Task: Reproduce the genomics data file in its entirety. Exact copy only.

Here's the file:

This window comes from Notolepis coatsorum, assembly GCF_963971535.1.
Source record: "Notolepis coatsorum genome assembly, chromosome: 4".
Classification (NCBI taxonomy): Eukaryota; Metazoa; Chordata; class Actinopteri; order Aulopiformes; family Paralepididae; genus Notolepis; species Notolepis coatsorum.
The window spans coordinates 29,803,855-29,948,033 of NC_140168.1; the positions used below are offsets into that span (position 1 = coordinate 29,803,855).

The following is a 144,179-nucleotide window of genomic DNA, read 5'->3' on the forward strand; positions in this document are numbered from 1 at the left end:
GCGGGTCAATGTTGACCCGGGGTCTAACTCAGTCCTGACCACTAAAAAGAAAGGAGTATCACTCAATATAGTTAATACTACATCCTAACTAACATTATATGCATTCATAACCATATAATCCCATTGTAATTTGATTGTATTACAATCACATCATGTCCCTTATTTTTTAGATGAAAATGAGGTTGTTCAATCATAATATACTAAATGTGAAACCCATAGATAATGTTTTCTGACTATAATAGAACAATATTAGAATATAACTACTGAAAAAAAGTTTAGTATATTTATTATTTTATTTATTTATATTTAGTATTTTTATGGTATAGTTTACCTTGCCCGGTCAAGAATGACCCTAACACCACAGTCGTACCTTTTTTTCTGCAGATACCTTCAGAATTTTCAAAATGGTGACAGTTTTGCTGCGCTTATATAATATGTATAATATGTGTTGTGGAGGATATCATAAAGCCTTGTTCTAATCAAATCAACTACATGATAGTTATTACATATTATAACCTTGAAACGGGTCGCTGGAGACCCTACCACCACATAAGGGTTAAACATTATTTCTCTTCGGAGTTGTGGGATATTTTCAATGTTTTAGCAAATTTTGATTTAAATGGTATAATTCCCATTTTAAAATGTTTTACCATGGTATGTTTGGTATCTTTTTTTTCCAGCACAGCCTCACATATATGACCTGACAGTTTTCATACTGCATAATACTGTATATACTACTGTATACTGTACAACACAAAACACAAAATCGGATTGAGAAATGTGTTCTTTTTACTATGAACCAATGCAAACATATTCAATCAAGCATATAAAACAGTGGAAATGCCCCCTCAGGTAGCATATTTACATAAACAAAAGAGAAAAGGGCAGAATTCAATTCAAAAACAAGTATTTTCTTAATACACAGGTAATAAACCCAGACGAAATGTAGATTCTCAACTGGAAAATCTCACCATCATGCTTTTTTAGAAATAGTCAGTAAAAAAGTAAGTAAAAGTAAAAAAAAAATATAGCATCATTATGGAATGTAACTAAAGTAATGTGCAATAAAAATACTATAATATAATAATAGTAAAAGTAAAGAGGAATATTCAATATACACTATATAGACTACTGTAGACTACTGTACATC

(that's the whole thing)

This window comes from Notolepis coatsorum, assembly GCF_963971535.1.
Source record: "Notolepis coatsorum genome assembly, chromosome: 4".
Classification (NCBI taxonomy): Eukaryota; Metazoa; Chordata; class Actinopteri; order Aulopiformes; family Paralepididae; genus Notolepis; species Notolepis coatsorum.
The window spans coordinates 29,803,855-29,948,033 of NC_140168.1; the positions used below are offsets into that span (position 1 = coordinate 29,803,855).

The following is a 144,179-nucleotide window of genomic DNA, read 5'->3' on the forward strand; positions in this document are numbered from 1 at the left end:
GCGGGTCAATGTTGACCCGGGGTCTAACTCAGTCCTGACCACTAAAAAGAAAGGAGTATCACTCAATATAGTTAATACTACATCCTAACTAACATTATATGCATTCATAACCATATAATCCCATTGTAATTTGATTGTATTACAATCACATCATGTCCCTTATTTTTTAGATGAAAATGAGGTTGTTCAATCATAATATACTAAATGTGAAACCCATAGATAATGTTTTCTGACTATAATAGAACAATATTAGAATATAACTACTGAAAAAAAGTTTAGTATATTTATTATTTTATTTATTTATATTTAGTATTTTTATGGTATAGTTTACCTTGCCCGGTCAAGAATGACCCTAACACCACAGTCGTACCTTTTTTTCTGCAGATACCTTCAGAATTTTCAAAATGGTGACAGTTTTGCTGCGCTTATATAATATGTATAATATGTGTTGTGGAGGATATCATAAAGCCTTGTTCTAATCAAATCAACTACATGATAGTTATTACATATTATAACCTTGAAACGGGTCGCTGGAGACCCTACCACCACATAAGGGTTAAACATTATTTCTCTTCGGAGTTGTGGGATATTTTCAATGTTTTAGCAAATTTTGATTTAAATGGTATAATTCCCATTTTAAAATGTTTTACCATGGTATGTTTGGTATCTTTTTTTTCCAGCACAGCCTCACATATATGACCTGACAGTTTTCATACTGCATAATACTGTATATACTACTGTATACTGTACAACACAAAACACAAAATCGGATTGAGAAATGTGTTCTTTTTACTATGAACCAATGCAAACATATTCAATCAAGCATATAAAACAGTGGAAATGCCCCCTCAGGTAGCATATTTACATAAACAAAAGAGAAAAGGGCAGAATTCAATTCAAAAACAAGTATTTTCTTAATACACAGGTAATAAACCCAGACGAAATGTAGATTCTCAACTGGAAAATCTCACCATCATGCTTTTTTAGAAATAGTCAGTAAAAAAGTAAGTAAAAGTAAAAAAAAAATATAGCATCATTATGGAATGTAACTAAAGTAATGTGCAATAAAAATACTATAATATAATAATAGTAAAAGTAAAGAGGAATATTCAATATACACTATATAGACTACTGTAGACTACTGTACATC